Wednesday, August 11, 2010
LEARNING THE MOUNTAIN WAY
air bellows outdoor art museum
The walls in the tunnel under the Parkway at Air Bellows have been painted layer upon layer by teenagers announcing their presence on earth. I am I. I am here. It's a great place for girls to announce their boyfriends and vice versa. Each is a spontaneous expression by a different individual. Some just write their names. Every other year or so the Parkway paints over the whole beautiful artwork that gets better over time. It seems like the reasoning was if we paint over it and make it like a living room again, the kids will stop painting on it. A kid gets caught and he's in trouble. Raising the ante on a bit of harmless delinquency gives it a persona, the adults hate it. Bingo. All the Parkway paint over does is set up a fresh canvas to start again. Here they come, and before very long it's beautiful again. I'm one who believes the NY subway cars covered with delinquent art expressions all over the outside and all over the inside are beautiful. Of course, they want to arrest somebody caught doing it, making it all the more fun for the ones with spray cans. If the city government could embrace them and show pride in the city's subway artists, and let it be like it is, advertise the subway art for a tourist reason to spend money in New York, the city could have beautiful art everywhere. Don't pay anybody. Make it just as difficult to get to the cars to paint on them as it is now. Keep all that the same. They're acting out a reaction to repression, more than likely at home, a peaceful way of shooting parents and adult society the bird. When the delinquency is drained from it, it's no fun any more. Let's go do something else. Just fantasizing, bereft of information, Limbaugh-think, just a different point of view.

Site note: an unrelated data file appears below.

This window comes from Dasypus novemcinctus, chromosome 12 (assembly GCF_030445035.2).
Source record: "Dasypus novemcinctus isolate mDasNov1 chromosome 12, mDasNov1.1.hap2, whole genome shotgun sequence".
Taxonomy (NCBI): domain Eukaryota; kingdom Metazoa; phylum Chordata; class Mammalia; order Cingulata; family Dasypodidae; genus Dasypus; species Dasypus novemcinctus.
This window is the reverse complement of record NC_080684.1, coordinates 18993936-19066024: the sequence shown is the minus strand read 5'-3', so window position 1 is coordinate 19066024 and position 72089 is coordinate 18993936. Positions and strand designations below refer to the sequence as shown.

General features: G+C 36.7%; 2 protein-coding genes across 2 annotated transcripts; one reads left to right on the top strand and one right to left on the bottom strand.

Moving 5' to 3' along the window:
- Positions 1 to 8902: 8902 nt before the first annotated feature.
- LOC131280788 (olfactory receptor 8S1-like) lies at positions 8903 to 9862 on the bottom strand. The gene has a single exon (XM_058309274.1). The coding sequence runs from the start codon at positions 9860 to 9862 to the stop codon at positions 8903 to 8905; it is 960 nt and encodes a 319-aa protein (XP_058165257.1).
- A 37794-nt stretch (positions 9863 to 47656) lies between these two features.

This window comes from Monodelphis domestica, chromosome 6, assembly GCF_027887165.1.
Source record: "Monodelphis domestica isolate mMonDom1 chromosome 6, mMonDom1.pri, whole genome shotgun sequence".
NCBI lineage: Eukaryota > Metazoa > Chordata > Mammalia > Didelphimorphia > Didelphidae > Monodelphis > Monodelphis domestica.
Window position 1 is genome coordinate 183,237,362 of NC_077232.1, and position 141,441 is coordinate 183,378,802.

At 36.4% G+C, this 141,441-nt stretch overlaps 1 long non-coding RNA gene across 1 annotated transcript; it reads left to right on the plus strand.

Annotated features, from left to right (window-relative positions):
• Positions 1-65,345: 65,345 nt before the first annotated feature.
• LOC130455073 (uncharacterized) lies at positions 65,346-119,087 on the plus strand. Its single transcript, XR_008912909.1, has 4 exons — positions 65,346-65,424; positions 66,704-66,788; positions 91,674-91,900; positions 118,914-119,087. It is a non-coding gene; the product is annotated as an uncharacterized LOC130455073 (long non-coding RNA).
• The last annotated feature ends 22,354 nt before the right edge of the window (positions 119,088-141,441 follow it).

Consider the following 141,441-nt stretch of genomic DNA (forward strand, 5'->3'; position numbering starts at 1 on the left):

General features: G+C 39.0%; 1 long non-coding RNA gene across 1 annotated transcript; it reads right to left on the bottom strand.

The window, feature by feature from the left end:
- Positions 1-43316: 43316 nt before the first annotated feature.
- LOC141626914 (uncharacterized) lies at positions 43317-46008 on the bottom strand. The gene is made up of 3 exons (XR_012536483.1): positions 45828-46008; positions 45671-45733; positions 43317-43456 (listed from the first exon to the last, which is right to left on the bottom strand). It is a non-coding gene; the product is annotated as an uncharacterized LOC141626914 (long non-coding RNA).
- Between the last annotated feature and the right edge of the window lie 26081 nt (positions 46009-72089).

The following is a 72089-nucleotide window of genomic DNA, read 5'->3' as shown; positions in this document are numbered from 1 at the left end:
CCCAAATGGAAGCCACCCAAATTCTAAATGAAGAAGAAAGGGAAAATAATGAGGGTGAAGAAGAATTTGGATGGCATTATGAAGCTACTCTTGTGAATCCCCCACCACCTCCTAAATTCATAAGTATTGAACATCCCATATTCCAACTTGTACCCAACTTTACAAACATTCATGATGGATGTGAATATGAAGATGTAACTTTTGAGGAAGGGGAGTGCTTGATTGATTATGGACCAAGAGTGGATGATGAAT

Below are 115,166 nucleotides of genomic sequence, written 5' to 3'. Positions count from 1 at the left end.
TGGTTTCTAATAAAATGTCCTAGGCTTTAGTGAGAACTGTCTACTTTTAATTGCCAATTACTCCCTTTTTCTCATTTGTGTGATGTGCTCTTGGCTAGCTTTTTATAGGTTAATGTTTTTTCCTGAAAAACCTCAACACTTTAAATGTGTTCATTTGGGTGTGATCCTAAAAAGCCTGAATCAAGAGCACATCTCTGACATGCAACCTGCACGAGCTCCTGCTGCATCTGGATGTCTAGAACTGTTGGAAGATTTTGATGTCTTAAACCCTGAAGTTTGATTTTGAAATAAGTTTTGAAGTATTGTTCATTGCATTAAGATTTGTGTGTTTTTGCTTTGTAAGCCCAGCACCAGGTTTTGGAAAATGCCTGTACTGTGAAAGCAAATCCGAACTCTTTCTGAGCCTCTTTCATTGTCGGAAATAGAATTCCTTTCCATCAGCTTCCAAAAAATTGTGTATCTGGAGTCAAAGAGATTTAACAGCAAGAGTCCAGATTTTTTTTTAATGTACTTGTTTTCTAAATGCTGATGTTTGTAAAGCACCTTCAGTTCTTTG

I'm of the belief that we must need places like this for the kids to express. Stop them from making their public marks where they like doing it, and it might start springing up all over town on the walls of buildings like they do in every city in the world. A lot of European city buildings have spray can graffiti from as high as a tall man can reach to the ground. Everywhere. Not an open space anywhere. I've seen some so high somebody must have used a ladder in the middle of the night. All of it is a statement to the powers that be, the big abstract THEY we believe control things, what some call the top 1%. I see them as statements to society at large for all that is truly false the adults take up with, thinking it's the mature thing to do, because the ones that get ahead do it with impunity. There is so much false in the adult world of total focus on money that it is a hard hurdle for teenagers coming out of school expected to jump into that money whirl, a fast-moving merry-go-round that never stops. You get on it like Woody Guthrie boarded a moving freight train. Absence of experience in the adult world kept secret from kids because they don't want to corrupt their minds is suddenly a problem that first summer after high school. Therefore, it follows that the kids are in for a big surprise totally unprepared. It's really not like on tv in a lot of ways, and in a lot of ways it is. Suddenly, we're expected to have a job, be married, have kids, buy a house, at least 2 cars, church, utilities, insurance, all of it enough to buckle a teenager's knees. We're left to figure it out for ourselves. If we can't figure it out, too bad.
I'm one who never figured out how to do all that, and still in the white headed years feel about like I did as a child, a shiver of dread. I'm one who never adjusted. I've never been able to learn how to run my mouth for 3 hours straight and say not one thing. For me, that was the catch. In the city years I studied it like crazy at cocktail parties and social gatherings, trying hard to figure it out, but it eluded me like figuring out a banjo. I figured it was something you were born to or not, and I was not. That was more or less my conclusion, one of many that made me head for the hills. Didn't know where I was going, but that it was another world, which was all that mattered. In fact, I asked God, if he would, to find me a place to live in a totally different culture, one that speaks English. When I began to learn where I was, here in the mountains, saw it was a very different culture and I had a lot of learning to do to understand the people around me. It's a hard culture to learn. Kind of like what I've heard it's like to learn the Chinese language. I had to change much of my old way of thinking in order to know mountain people and have some understanding of their point of view.